Top Ten Developments in Employment Law for HR Professionals in Virginia — #1
Published by Eric A. Welter on January 20, 2010
The top ten developments in employment law for HR professionals in Virginia for 2009 continues, in no particular order. Number 1: Lilly Ledbetter Fair Pay Act of 2009. More after the break. President Obama signed the Lilly Ledbetter Fair Pay Act into law in January 2009, his first act of legislation as President. The Act’s effective date […]
The top ten developments in employment law for HR professionals in Virginia for 2009 continues, in no particular order. Number 1: Lilly Ledbetter Fair Pay Act of 2009. More after the break.
President Obama signed the Lilly Ledbetter Fair Pay Act into law in January 2009, his first act of legislation as President. The Act’s effective date is retroactive to claims pending as of May 28, 2007. The Act specifically overturns a U.S. Supreme Court decision that held that for purposes of the statute of limitations, a Title VII violation occurs upon institution of the discriminatory compensation policy rather than each time an employee is paid. Now, under the Act, an unlawful employment practice occurs with respect to discrimination in compensation not only when the policy is adopted, but also when an employee is affected by application of the discriminatory compensation decision, “including each time wages, benefits, or other compensation is paid, resulting in whole or in part from such a decision.” The Act not only applies to Title VII of the Civil Rights Act of 1964, but also to the Age Discrimination in Employment Act, the Americans with Disabilities Act, and the Rehabilitation Act of 1973.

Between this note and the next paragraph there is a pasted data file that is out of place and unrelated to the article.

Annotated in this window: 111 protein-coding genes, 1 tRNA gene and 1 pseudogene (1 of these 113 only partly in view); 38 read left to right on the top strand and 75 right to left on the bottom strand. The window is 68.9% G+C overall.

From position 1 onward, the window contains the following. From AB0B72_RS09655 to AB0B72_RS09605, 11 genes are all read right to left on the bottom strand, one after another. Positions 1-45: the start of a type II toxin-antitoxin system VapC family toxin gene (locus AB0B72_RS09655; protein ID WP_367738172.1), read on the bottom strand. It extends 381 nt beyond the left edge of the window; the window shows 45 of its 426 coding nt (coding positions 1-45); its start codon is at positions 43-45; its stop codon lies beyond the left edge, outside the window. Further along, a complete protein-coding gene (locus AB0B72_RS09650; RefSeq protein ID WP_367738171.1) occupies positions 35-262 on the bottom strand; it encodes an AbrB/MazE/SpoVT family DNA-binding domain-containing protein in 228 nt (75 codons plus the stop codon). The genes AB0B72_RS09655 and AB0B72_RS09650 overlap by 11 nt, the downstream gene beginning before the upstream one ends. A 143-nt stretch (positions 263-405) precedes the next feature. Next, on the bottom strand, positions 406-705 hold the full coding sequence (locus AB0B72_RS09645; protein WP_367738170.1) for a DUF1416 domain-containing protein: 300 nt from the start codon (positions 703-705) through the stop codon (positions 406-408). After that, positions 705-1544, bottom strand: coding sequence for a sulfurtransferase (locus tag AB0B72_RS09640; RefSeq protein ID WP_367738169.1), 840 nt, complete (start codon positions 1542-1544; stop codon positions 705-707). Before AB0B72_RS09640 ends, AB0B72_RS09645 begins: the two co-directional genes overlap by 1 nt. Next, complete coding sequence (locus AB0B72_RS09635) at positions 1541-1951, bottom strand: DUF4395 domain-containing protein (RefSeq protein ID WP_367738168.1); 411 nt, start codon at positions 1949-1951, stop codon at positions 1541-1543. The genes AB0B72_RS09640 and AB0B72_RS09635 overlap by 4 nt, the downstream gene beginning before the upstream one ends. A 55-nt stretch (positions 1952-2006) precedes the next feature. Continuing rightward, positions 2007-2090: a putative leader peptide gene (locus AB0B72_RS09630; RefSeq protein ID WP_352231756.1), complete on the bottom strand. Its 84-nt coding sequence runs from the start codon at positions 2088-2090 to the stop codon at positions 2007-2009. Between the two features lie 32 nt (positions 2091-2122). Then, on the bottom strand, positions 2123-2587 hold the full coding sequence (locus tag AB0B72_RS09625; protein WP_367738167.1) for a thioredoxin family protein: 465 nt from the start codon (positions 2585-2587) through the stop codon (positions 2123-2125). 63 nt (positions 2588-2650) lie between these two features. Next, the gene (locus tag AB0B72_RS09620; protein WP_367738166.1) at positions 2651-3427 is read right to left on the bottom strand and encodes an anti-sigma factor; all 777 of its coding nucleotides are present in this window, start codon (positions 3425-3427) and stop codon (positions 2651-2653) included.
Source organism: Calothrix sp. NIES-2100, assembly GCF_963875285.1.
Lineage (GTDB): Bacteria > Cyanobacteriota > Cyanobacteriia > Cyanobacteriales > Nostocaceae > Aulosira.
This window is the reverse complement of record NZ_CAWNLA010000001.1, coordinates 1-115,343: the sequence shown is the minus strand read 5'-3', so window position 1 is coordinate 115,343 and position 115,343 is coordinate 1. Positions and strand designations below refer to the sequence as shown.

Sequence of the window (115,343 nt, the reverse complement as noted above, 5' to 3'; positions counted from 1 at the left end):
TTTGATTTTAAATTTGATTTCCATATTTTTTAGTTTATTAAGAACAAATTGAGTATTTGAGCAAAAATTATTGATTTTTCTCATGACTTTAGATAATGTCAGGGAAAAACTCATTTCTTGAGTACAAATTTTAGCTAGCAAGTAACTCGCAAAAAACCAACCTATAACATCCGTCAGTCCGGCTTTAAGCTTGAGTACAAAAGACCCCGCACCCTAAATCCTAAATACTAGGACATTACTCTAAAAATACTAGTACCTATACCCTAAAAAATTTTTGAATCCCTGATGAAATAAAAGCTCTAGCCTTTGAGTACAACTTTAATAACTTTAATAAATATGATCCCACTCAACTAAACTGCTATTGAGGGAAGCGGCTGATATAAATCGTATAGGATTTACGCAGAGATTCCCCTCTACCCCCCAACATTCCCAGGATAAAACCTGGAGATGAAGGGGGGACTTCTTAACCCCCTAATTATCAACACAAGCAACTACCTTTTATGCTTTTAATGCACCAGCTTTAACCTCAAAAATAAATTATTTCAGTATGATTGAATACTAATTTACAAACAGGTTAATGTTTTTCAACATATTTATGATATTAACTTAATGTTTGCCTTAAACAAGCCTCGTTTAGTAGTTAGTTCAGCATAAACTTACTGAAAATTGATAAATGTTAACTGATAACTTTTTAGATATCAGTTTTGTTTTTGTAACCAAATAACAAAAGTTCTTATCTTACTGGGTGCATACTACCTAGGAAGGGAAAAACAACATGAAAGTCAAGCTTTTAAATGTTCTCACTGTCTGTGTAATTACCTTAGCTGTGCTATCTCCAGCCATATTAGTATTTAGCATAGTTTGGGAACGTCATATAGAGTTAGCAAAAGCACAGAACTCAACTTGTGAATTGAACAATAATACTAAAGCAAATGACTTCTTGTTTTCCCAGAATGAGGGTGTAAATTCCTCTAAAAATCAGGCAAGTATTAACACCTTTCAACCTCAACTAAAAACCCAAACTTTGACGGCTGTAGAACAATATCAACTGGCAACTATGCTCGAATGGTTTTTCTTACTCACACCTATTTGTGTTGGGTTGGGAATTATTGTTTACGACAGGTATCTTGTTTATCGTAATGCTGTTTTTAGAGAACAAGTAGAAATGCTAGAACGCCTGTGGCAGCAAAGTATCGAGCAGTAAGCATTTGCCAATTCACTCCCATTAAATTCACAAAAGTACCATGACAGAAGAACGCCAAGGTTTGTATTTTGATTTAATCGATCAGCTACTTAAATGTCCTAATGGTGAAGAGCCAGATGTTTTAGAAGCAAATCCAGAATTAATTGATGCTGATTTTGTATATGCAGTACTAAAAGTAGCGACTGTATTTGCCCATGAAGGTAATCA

For discrimination in compensation based on a protected class under Title VII (such as gender, race, national origin, etc.), the Act allows recovery of up to two years’ back pay in addition to other remedies available under Title VII, such as compensatory and punitive damages.
It will remain to be seen exactly how the courts will interpret and apply the Act’s provisions. Due to the Act’s broad language and intent, however, it is likely that courts will opt in favor of a broad interpretation. At least one circuit has already given a broad interpretation to the term “compensation decision.” In Mikula v. Allegheny, the Third Circuit determined that an employer’s failure to respond to an employee’s request for a raise was a “compensation decision” because it was equivalent to a denial of such a request. The court found that the employee was adversely affected by that decision each time she received a paycheck, and thus her claim was timely as to each paycheck she received within 300 days of the filing of her EEOC charge.
In addition, since the Act refers to “benefits” as well as wages, the Act could be interpreted to apply to employee benefits other than wages (for example pension benefits), so long as they are tied to the discriminatory compensation scheme. The U.S. Supreme Court has also recently granted review in a Seventh Circuit case that will determine whether the Act applies to disparate impact claims.
The potential far reach of the Act has obvious implications for employers, who may now be liable for policies that were enacted years before an employee’s claim is brought. Employers are well-advised to review their compensation policies to ensure that they are neutral on their face as well as in application. Compensation decisions should be documented as well.Topics: HR